Florida’s remaining argument is related to its law against interracial marriage, Fla.Stat.Ann. § 741.11,12 which, in the light of certain legislative history of the Fourteenth Amendment, is said to be immune from attack under the Equal Protection Clause. Its interracial cohabitation law, § 798.05, is likewise valid, it is argued, because it is ancillary to and serves the same purpose as the miscegenation law itself.
We reject this argument, without reaching the question of the validity of the State’s prohibition against interracial marriage or the soundness of the arguments rooted in the history of the Amendment. For even if we posit the constitutionality of the ban against the marriage of a Negro and a white, it does not follow that the cohabitation law is not to be subjected to independent examination under the Fourteenth Amendment. ‘(A)ssuming, for purposes of argument only, that the basic prohibition is constitutional,’ in this case the law against interracial marriage, ‘it does not follow that there is no constitutional limit to the means which may be used to enforce it.’ Oyama v. California, 332 U.S. 633, 646—647, 68 S.Ct. 269, 275, 92 L.Ed. 249. See also Buchanan v. Warley, 245 U.S. 60, 81, 38 S.Ct. 16, 20, 62 L.Ed. 149. Section 798.05 must therefore itself pass muster under the Fourteenth Amendment; and for reasons quite similar to those already given, we think it fails the test.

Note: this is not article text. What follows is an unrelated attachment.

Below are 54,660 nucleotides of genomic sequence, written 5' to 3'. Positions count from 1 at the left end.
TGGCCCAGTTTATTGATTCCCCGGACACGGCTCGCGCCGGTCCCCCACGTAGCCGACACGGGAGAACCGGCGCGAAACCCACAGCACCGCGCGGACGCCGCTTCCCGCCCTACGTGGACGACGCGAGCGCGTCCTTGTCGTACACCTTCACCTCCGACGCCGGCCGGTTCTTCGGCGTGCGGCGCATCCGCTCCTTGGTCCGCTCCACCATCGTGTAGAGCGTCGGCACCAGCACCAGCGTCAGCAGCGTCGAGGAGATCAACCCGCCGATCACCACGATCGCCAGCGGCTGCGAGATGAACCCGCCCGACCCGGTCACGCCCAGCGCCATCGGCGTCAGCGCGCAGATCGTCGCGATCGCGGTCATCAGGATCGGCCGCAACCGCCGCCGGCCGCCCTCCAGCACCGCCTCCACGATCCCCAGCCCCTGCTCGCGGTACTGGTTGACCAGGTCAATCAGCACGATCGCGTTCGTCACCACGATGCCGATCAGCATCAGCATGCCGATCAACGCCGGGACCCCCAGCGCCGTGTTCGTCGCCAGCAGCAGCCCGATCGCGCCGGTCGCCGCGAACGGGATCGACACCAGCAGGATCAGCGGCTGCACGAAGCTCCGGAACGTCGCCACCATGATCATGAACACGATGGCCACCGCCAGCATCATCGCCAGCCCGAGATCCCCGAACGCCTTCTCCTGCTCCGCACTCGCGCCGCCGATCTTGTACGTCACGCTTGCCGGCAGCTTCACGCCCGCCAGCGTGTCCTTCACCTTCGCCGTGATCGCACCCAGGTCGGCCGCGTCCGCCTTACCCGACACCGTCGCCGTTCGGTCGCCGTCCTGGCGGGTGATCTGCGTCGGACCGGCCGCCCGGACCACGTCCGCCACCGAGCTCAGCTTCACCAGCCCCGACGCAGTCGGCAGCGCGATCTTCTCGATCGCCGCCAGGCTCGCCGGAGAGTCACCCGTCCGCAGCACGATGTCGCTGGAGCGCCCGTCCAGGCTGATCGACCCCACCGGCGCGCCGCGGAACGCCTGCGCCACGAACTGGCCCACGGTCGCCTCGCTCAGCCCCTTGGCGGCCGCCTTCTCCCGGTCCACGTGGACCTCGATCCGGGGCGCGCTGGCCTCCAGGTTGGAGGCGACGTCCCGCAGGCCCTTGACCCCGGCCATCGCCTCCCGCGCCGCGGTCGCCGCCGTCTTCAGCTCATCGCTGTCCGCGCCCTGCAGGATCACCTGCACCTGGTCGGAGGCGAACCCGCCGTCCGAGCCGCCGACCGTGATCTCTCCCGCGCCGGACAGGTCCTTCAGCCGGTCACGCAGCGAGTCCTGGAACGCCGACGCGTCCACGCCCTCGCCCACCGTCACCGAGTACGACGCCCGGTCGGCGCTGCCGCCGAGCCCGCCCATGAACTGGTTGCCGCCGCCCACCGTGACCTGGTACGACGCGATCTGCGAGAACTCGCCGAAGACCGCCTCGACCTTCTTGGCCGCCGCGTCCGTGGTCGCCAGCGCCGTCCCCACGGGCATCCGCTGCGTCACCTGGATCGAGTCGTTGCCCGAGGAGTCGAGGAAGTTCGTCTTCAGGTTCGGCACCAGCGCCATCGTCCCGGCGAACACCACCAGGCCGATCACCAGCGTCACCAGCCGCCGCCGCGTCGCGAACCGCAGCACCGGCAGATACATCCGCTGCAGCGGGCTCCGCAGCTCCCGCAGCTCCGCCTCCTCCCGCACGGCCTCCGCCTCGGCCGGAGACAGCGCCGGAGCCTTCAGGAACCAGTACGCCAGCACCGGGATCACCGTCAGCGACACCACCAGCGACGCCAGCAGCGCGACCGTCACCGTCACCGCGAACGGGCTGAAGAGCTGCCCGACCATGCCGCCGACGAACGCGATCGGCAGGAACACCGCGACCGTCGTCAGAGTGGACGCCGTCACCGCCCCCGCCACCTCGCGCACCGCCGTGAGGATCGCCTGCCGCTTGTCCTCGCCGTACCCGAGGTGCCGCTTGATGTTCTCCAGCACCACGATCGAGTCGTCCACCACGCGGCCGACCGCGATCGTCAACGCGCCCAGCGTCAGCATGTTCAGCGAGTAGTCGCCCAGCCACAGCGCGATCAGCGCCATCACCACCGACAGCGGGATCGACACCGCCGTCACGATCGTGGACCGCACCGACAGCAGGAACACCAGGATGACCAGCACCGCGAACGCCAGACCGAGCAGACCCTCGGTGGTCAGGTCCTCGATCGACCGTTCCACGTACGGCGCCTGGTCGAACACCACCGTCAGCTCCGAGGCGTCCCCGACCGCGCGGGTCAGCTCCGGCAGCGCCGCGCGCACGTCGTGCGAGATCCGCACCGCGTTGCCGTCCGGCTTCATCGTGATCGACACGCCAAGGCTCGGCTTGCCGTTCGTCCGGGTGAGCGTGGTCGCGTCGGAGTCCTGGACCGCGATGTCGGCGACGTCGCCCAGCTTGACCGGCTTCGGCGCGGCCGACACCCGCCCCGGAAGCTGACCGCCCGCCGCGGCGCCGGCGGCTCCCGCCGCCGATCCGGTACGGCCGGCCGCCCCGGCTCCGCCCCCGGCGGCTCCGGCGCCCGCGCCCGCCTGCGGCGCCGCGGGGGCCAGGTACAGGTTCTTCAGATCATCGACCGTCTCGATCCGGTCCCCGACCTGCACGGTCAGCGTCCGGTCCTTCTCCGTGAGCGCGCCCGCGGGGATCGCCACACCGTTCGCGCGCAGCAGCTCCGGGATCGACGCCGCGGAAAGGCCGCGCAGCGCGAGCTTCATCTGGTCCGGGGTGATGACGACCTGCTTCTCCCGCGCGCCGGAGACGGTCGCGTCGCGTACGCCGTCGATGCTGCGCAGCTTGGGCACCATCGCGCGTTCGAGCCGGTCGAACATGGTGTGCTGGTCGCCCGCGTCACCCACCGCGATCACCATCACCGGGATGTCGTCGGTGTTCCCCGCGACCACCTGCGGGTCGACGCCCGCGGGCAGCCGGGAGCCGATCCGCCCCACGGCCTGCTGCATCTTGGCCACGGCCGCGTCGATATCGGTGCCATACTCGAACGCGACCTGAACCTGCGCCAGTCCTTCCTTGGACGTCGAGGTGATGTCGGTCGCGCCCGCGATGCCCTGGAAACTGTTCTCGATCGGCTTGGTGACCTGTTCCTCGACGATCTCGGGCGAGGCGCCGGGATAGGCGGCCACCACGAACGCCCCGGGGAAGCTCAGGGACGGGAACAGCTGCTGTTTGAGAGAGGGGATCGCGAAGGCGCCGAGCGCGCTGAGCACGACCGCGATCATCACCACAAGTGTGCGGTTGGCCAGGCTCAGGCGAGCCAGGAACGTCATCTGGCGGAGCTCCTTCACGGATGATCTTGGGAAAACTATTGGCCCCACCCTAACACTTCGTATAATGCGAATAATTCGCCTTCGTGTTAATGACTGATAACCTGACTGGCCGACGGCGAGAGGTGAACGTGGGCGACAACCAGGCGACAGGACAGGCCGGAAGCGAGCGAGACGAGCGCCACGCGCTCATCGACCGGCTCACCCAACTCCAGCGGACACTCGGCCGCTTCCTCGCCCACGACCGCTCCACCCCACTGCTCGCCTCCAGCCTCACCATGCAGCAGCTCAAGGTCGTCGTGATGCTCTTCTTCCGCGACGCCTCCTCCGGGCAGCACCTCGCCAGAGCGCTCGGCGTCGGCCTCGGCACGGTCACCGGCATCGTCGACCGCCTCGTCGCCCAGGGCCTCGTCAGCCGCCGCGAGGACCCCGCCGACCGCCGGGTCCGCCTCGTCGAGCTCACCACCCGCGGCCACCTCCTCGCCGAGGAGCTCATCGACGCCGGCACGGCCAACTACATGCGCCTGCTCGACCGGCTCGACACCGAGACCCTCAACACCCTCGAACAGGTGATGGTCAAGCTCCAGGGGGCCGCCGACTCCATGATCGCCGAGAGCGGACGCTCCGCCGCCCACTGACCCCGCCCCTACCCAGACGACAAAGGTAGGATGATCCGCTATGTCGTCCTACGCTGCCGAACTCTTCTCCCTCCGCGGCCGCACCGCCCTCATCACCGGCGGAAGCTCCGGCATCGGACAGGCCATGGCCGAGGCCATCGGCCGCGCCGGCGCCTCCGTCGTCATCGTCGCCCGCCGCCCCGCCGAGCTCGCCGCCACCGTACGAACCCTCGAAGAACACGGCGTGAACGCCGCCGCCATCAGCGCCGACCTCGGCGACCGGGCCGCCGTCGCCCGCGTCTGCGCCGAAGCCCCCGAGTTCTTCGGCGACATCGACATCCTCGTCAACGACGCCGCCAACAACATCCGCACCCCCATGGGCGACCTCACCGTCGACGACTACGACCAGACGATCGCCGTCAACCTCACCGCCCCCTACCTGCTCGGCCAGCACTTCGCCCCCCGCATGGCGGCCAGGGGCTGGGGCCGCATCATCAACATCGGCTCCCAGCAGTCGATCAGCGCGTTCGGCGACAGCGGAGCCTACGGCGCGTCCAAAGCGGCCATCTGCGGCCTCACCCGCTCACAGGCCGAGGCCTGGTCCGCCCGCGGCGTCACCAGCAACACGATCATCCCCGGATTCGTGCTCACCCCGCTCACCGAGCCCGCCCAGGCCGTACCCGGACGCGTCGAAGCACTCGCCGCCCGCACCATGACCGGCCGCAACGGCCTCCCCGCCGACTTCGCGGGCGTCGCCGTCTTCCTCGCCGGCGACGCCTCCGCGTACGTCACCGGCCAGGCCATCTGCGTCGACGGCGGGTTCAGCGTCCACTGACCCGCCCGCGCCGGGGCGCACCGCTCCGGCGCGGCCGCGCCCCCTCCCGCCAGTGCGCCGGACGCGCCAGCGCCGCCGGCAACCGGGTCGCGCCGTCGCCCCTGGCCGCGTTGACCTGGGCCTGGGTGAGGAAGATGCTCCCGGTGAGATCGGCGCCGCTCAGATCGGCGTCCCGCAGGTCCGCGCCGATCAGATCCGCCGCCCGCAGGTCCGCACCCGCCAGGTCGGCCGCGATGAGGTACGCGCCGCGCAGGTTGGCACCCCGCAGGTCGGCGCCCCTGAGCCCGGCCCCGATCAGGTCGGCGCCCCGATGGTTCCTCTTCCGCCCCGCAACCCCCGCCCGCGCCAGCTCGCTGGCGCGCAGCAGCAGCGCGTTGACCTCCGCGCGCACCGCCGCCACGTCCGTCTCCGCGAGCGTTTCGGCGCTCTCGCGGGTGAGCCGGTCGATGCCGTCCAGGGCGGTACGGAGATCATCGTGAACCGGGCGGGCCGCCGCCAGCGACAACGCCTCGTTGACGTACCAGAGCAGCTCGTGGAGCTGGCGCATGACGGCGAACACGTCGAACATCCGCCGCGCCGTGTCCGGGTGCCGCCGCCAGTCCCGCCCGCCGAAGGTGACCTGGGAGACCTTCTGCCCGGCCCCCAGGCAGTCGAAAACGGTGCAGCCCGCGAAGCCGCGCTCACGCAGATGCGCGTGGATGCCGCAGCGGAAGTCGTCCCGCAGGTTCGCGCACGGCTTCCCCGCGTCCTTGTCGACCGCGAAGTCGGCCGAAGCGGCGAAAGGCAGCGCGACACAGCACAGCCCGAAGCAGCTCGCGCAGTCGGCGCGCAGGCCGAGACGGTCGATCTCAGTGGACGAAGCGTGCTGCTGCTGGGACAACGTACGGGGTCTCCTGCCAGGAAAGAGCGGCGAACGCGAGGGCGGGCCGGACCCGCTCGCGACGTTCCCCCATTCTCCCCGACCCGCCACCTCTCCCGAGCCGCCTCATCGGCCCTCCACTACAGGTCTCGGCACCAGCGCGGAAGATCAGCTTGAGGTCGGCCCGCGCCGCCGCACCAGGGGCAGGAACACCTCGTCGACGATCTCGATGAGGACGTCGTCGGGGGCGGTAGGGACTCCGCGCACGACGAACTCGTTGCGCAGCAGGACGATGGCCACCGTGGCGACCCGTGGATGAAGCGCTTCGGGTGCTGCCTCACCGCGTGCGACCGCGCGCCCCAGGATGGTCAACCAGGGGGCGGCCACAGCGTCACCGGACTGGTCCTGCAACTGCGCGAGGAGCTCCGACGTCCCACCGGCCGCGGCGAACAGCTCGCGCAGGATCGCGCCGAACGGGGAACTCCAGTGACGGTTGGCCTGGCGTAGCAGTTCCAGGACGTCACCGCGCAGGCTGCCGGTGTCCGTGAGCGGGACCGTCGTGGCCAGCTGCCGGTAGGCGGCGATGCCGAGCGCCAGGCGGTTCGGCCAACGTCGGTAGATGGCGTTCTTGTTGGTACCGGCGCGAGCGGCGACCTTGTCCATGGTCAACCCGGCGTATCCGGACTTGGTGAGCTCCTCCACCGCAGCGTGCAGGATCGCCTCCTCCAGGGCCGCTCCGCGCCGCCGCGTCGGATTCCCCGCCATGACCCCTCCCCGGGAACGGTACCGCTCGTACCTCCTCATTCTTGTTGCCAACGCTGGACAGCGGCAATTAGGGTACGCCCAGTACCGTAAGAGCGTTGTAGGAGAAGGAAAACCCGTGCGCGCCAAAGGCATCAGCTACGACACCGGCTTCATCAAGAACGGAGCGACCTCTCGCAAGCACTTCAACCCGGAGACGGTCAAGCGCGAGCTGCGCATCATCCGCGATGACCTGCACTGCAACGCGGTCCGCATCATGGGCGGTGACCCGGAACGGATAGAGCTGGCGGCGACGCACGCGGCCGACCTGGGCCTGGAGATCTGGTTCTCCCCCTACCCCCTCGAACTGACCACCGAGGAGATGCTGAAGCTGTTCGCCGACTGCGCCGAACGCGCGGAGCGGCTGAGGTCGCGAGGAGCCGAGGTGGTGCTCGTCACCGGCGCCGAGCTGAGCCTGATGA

There is involved here an exercise of the state police power which trenches upon the constitutionally protected freedom from invidious official discrimination based on race. Such a law, even though enacted pursuant to a valid state interest, bears a heavy burden of justification, as we have said, and will be upheld only if it is necessary, and not merely rationally related, to the accomplishment of a permissible state policy. See the cases cited, supra, p. 192. Those provisions of chapter 798 which are neutral as to race express a general and strong state policy against promiscuous conduct, whether engaged in by those who are married, those who may marry or those who may not. These provisions, if enforced, would reach illicit relations of any kind and in this way protect the integrity of the marriage laws of the State, including what is claimed to be a valid ban on interracial marriage. These same provisions, moreover, punish premarital sexual relations as severely or more severely in some instances than do those provisions which focus on the interracial couple. Florida has offered no argument that the State’s policy against interracial marriage cannot be as adequately served by the general, neutral, and existing ban on illicit behavior as by a provision such as § 798.05 which singles out the promiscuous interracial couple for special statutory treatment. In short, it has not been shown that § 798.05 is a necessary adjunct to the State’s ban on interracial marriage. We accordingly invalidate § 798.05 without expressing any views about the State’s prohibition of interracial marriage, and reverse these convictions.